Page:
(You’ll also find weekly news in our “ReadTheSpirit Planner.” See a sample & learn how to get this free Email newsletter.) HERE IS …
What’s the Spiritual Season?
(August 3 to 9, 2009)
By Stephanie Fenton
THIS WEEK, the National Basketball Association and Little Orphan Annie both hit milestones! And we’ve got news about Hindu, Muslim and Christian traditions as well. This is a colorful and creative week!
MONDAY, shoot some hoops and get into the team spirit, because the National Basketball Association (NBA) turns 60 years old. On August 3, 1949, the Basketball Association of America (BAA) merged with its rival, the National Basketball League (NBL), to form the NBA. Today, the NBA is making headlines in connection with our favorite subjects—spirituality and interconnectedness.
Fans continue to talk about the coaching techniques of Los Angeles Lakers Coach Phil Jackson. A Buddhist, Jackson has now won his 10th NBA Championship, a feat that many argue has a direct connection to his application of Buddhist principles. According to the Washington Post, Jackson’s “unconventional use of spirituality,” which includes meditation, is a lesson for other leaders. What do you think? Read some viewpoints about Jackson’s strategy at the Washington Post.
NBA rookies are getting lessons in peacemaking through the NBA promotes, too, in both the Seeds of Peace International Camp and Play for Peace basketball clinic. Gerald Henderson and Wayne Ellington, former college rivals and recent first-round picks, are among the many Seeds of Peace International Camp volunteers. At this camp, both attendees and volunteers will learn leadership, conflict resolution and awareness. Play for Peace will teach 140 Israeli, Palestinian, Egyptian, Jordanian and American young persons to put aside differences and work together, completely, as a team.
Today, the NBA is made up of 30 teams in North America and is recognized by the International Basketball Federation.
TUESDAY evening and WEDNESDAY, Raksha Bandhan celebrates the sacred bond between siblings in the Hindu and Sikh traditions. Since its ancient origins, Raksha Bandhan has become a day in honor of brotherhood among all, thanksgiving to soldiers and various other regional themes. Nevertheless, the strong bond between a brother and sister remains the primary devotion of Raksha Bandhan.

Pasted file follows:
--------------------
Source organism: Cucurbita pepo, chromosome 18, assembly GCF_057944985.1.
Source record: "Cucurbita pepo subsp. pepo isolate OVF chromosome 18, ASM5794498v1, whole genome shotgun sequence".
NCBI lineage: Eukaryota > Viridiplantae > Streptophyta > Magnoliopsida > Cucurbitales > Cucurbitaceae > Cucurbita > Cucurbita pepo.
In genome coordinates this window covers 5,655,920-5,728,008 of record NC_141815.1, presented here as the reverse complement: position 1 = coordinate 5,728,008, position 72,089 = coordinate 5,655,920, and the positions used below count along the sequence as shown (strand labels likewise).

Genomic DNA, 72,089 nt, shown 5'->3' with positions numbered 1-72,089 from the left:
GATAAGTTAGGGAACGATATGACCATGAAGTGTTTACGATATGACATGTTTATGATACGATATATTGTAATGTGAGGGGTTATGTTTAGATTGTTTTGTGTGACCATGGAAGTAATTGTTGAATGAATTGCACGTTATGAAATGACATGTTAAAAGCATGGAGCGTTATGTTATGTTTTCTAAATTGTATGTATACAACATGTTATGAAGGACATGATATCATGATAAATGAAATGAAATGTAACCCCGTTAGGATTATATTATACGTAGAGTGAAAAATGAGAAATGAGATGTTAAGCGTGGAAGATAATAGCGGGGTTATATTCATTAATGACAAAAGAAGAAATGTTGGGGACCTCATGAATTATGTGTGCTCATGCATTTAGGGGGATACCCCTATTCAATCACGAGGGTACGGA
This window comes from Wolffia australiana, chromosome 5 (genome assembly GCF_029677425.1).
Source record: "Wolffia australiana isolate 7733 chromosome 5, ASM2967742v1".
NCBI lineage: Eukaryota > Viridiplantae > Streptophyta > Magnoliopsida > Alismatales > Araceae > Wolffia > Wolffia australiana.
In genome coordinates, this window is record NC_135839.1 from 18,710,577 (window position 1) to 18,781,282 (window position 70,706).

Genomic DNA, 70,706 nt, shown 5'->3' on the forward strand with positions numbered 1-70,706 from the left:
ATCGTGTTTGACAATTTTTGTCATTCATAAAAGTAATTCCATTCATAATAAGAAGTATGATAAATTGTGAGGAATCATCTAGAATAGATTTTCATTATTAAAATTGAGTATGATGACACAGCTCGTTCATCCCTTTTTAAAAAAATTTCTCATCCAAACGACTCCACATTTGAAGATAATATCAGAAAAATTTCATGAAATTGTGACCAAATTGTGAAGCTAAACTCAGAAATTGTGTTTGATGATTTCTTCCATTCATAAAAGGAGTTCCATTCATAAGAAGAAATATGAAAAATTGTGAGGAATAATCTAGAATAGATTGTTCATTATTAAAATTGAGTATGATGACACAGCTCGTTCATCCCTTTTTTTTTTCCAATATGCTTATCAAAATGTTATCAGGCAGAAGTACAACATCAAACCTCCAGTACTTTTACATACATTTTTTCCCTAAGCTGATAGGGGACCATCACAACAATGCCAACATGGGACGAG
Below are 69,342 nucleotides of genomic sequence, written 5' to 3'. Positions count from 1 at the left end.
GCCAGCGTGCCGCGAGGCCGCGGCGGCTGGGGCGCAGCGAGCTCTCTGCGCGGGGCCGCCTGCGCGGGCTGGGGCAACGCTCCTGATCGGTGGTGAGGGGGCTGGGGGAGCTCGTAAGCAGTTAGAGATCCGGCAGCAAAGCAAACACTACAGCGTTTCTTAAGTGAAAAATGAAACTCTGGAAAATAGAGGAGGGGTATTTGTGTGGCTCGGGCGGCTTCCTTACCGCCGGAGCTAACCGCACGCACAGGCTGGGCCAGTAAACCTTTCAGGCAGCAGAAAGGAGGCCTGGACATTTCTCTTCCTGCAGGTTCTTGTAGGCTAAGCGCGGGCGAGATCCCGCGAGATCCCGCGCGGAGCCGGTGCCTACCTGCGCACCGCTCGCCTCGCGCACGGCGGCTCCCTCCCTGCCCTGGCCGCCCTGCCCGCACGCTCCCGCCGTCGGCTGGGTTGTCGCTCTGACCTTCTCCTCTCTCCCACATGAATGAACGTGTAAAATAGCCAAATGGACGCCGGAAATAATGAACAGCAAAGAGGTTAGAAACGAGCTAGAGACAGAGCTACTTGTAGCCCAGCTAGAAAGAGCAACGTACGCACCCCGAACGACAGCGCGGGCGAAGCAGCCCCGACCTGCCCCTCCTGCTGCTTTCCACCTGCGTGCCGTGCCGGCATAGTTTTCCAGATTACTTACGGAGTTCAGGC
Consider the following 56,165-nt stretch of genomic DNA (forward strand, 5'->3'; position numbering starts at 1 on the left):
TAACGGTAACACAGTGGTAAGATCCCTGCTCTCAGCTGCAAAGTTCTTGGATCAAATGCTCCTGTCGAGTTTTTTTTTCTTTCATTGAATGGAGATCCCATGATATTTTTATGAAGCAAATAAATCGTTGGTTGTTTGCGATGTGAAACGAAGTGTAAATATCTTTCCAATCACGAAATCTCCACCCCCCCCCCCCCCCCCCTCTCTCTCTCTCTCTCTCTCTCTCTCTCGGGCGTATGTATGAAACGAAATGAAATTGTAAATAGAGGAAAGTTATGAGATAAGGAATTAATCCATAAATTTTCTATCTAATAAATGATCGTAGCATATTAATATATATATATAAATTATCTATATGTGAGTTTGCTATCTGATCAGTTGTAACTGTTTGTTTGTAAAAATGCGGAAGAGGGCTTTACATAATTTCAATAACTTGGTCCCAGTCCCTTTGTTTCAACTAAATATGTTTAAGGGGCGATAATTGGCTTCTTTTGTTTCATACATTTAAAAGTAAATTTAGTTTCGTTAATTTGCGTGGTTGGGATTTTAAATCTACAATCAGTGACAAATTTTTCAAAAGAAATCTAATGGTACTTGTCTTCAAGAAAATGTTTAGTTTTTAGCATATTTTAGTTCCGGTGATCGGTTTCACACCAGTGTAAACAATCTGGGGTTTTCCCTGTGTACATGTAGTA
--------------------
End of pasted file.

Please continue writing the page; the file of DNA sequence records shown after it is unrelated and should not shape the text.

After a morning bath, worship and meal preparations, sisters tie a rakhi (a “thread,” or thin bracelet) onto the wrist of a brother. Upon presenting the rakhi, a sister will often chant a mantra, such as this:
“The sun radiates its sunlight, the radish spreads its seeds
I tie the rakhi to you, O brother, and wish that you may live long.”
Upon this blessing by his sister, a brother then pledges his duty to protect her in all possible situations.
More than just a pledge said on Raksha Bandhan, many brothers consider the protection of a sister a religious duty. Following the blessings, sister and brothers present each other with sweets and gifts, and families and friends enjoy a great feast together. This festival day is met with much gaiety and happiness.
Weeks before the start of Raksha Bandhan, shops in India are filled with every color and type of rakhi imaginable: simple, inexpensive rakhis appeal to some, while fancier, beaded rakhis are preferred by others. Stores overflow with clothing and gifts, as siblings often buy new clothing for this day and seek out a special gift to give. Sweet shops, too, abound with treats for brothers and sisters to present to each other.
Traditions about the origins of this custom vary, although the common element is a story about a woman presenting a man with a bracelet, after which the man protects her. Of special note is the fact that a man need not be a biological brother to be presented with a rakhi: an adopted brother, cousin or close friend can receive one, too.
Women—learn how to make your own rakhi bracelet! We’re sure that you’ll enjoy this meaningful project. Children in India did the same, and they sent rakhis to soldiers this year. Check out this article in an Indian publication.
Also TUESDAY evening and WEDNESDAY, Muslims give and receive forgivness on Lailat al Bara’ah and Mid-Sha’ban. (English spellings vary as do Sunni and Shia traditions.) Lailat al Bara’ah is Arabic for “Night of Freedom from Fire:” it is the night preceding Mid-Sha’ban, or the 15th day of the month of Shaban. During this night, many Muslims pray, ask forgiveness for sins, grant forgiveness to others and recite the Qur’an.